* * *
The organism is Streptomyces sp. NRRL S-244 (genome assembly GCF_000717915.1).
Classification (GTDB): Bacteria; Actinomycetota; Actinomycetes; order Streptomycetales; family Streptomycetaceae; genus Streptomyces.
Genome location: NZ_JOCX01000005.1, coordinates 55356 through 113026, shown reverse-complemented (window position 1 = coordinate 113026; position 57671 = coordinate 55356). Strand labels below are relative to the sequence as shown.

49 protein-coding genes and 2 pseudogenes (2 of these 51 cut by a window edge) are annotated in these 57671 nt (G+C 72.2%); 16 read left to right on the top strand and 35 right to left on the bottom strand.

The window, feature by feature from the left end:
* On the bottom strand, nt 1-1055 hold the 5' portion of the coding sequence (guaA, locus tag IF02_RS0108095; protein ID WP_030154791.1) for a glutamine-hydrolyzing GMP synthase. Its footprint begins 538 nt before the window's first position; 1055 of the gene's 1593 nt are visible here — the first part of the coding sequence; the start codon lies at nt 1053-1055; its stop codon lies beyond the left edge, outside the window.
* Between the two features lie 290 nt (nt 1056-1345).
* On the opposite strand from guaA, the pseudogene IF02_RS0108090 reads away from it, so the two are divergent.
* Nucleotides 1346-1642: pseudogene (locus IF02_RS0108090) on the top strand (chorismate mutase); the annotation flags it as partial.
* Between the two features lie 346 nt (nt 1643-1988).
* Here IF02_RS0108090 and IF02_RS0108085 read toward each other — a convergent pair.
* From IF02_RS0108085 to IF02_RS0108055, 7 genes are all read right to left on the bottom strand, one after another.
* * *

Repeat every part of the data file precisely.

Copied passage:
The organism is Streptomyces sp. NRRL S-244 (genome assembly GCF_000717915.1).
Classification (GTDB): Bacteria; Actinomycetota; Actinomycetes; order Streptomycetales; family Streptomycetaceae; genus Streptomyces.
Genome location: NZ_JOCX01000005.1, coordinates 55356 through 113026, shown reverse-complemented (window position 1 = coordinate 113026; position 57671 = coordinate 55356). Strand labels below are relative to the sequence as shown.

49 protein-coding genes and 2 pseudogenes (2 of these 51 cut by a window edge) are annotated in these 57671 nt (G+C 72.2%); 16 read left to right on the top strand and 35 right to left on the bottom strand.

The window, feature by feature from the left end:
* On the bottom strand, nt 1-1055 hold the 5' portion of the coding sequence (guaA, locus tag IF02_RS0108095; protein ID WP_030154791.1) for a glutamine-hydrolyzing GMP synthase. Its footprint begins 538 nt before the window's first position; 1055 of the gene's 1593 nt are visible here — the first part of the coding sequence; the start codon lies at nt 1053-1055; its stop codon lies beyond the left edge, outside the window.
* Between the two features lie 290 nt (nt 1056-1345).
* On the opposite strand from guaA, the pseudogene IF02_RS0108090 reads away from it, so the two are divergent.
* Nucleotides 1346-1642: pseudogene (locus IF02_RS0108090) on the top strand (chorismate mutase); the annotation flags it as partial.
* Between the two features lie 346 nt (nt 1643-1988).
* Here IF02_RS0108090 and IF02_RS0108085 read toward each other — a convergent pair.
* From IF02_RS0108085 to IF02_RS0108055, 7 genes are all read right to left on the bottom strand, one after another.